My Turn: Sheehan’s questions are meaningful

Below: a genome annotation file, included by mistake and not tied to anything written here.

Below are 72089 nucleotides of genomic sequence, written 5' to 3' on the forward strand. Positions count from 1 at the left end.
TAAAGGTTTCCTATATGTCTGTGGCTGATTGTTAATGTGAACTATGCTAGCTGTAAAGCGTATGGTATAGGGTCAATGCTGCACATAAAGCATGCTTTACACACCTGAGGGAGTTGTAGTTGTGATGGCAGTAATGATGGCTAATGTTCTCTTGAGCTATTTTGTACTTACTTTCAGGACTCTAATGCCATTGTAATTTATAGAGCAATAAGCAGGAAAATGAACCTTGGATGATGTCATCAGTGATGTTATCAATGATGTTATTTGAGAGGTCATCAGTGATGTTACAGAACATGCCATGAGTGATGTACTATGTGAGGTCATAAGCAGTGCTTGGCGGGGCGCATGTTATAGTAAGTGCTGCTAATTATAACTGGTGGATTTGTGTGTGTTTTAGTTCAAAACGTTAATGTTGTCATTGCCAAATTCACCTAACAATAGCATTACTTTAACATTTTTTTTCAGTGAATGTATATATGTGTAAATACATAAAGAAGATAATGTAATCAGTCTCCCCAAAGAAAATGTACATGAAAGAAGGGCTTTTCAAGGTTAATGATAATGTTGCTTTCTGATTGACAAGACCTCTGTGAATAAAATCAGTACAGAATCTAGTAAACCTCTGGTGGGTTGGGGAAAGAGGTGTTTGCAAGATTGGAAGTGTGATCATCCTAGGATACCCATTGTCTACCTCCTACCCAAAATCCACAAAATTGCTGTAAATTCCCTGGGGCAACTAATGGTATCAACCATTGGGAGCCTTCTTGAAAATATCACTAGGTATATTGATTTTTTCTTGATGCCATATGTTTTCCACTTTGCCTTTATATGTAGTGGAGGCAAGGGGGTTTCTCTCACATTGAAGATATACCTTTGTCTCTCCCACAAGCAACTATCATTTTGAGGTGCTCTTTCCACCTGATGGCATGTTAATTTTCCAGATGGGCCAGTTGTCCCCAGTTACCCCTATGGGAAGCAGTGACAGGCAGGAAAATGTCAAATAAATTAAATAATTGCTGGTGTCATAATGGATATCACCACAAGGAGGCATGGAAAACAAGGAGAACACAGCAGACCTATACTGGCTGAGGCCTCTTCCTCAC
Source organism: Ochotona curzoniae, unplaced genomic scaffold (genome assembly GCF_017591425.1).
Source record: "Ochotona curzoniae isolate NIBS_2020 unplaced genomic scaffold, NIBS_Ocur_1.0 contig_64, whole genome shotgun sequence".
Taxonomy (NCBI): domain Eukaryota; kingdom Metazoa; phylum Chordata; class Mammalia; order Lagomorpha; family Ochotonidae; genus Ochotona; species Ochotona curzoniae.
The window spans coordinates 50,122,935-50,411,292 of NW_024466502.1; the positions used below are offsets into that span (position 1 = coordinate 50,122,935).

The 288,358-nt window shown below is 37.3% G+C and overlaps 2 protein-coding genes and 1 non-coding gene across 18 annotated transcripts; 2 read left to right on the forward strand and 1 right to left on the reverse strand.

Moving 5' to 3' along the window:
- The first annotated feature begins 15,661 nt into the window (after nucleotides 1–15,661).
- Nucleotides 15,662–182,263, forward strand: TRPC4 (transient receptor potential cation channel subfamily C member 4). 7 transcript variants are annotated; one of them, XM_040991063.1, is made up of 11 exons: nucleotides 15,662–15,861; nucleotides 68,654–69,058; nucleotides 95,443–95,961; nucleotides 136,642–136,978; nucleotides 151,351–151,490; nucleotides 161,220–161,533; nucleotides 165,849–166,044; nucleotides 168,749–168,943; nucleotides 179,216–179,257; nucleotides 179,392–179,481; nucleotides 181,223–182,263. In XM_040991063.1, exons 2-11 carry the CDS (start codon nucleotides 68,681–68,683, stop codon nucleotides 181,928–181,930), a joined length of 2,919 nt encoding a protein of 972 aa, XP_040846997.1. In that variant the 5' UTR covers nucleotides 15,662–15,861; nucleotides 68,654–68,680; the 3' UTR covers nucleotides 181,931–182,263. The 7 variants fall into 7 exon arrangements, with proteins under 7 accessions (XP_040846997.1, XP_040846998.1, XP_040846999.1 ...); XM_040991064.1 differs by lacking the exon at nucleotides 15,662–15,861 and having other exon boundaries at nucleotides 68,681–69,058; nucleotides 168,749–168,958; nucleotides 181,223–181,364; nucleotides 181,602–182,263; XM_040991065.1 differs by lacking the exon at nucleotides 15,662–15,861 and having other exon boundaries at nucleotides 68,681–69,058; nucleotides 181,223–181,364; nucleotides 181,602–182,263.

On Aug. 19, I participated in an event which the mainstream media might regard as equal in importance to a tree falling in the forest.I was informed of this gathering by a group called MoveOn, who sent me an e-mail on my computer. I have dealt with MoveOn before and believe such groups are important in this age of obfuscation and denial in the highest levels of our government. But is not my place here to defend a large network of committed individuals. I am more impressed by the local group of individuals who gathered quietly, almost reverently, with their lighted candles that Thursday evening.A few people, 60 perhaps, standing in front of Starbuck’s in Truckee. A mixed group, primarily white-haired, male and female, couples and singles, second-home owners and locals of many years duration.Some already knew others present, but most came together for the first time. We were drawn to that place because of a shared concern – the image on TV of a grieving mother who had lost her son in a war without precedent fought under unwritten rules by a nation claiming to be a “nation of laws.” Drawn, too, by the news that our leader, the president of the United Sates, who at the time was based but a few miles from the mother’s roadside tent in the heat of a Texas summer, had refused to meet with this woman, refused to meet in spite of her obvious justification for this extreme act, who had only the need to have her questions answered by the man who was the only person who might be in a position to answer them.Has life descended to this amount of uncaring? Have we become so obsessed and consumed by our power that the individual no longer matters, that a human being – American, Iraqi, white, black, Christian, Judaic, Muslim, Hispanic, Oriental, Native American, Aborigine – no longer matters? And the individual’s concerns particularly when death is the topic, merely a matter of collateral damage?Those are the questions I would like to ask the president. Cindy Sheehan’s questions are more specific and, I would say, more meaningful. I have sons, too, and thankfully they have never had to face warfare. But I can feel for the plight of Cindy Sheehan, as I’m sure even those who proclaim their patriotism repeatedly, and proudly paste ribbons on their automobiles echoing that response, must share. Our children, after all, to paraphrase an old commercial slogan, are our most important product. When that commercialism overtakes humanity, however, this country is in deep trouble. The deaths of our individual men and women in Iraq have now grown to nearly 2,000 and must be regarded as more than a statistic, more than collateral damage. They join the military, as have often been stated, voluntarily. But for reasons of patriotism, idealism, and in today’s skewed economy – out of need. Isn’t it time for the rest of us to show that kind of idealism?The Truckee group continues to meet weekly for their vigils against the war in Iraq. And Cindy Sheehan continues her protest now joined by thousands. In the spirit of many protests of our past in America, she is taking her group to Washington, D.C., on Sept. 24, with her still-unanswered questions for President Bush.But to get back to that tree falling in the forest. I predict there’ll be little coverage of the 1,600 gatherings like the one in front of Truckee’s Starbuck’s. I also think our president won’t meet with Mrs. Sheehan, because it would not be good public relations for “the noble cause.” But living for many years in the Sierra, I’ve watched how trees are propagated -their seeds drop to the ground at this time of year, pine cones follow and soon new trees sprout and grow.The next question is can we wait for that to happen? Barbara Richnak is a 31-year resident, a mother, and a published writer. “My Turn” is a space for Sierra Sun readers to submit guest columns that are between 500 and 850 words. Send “My Turn” columns to firstname.lastname@example.org.
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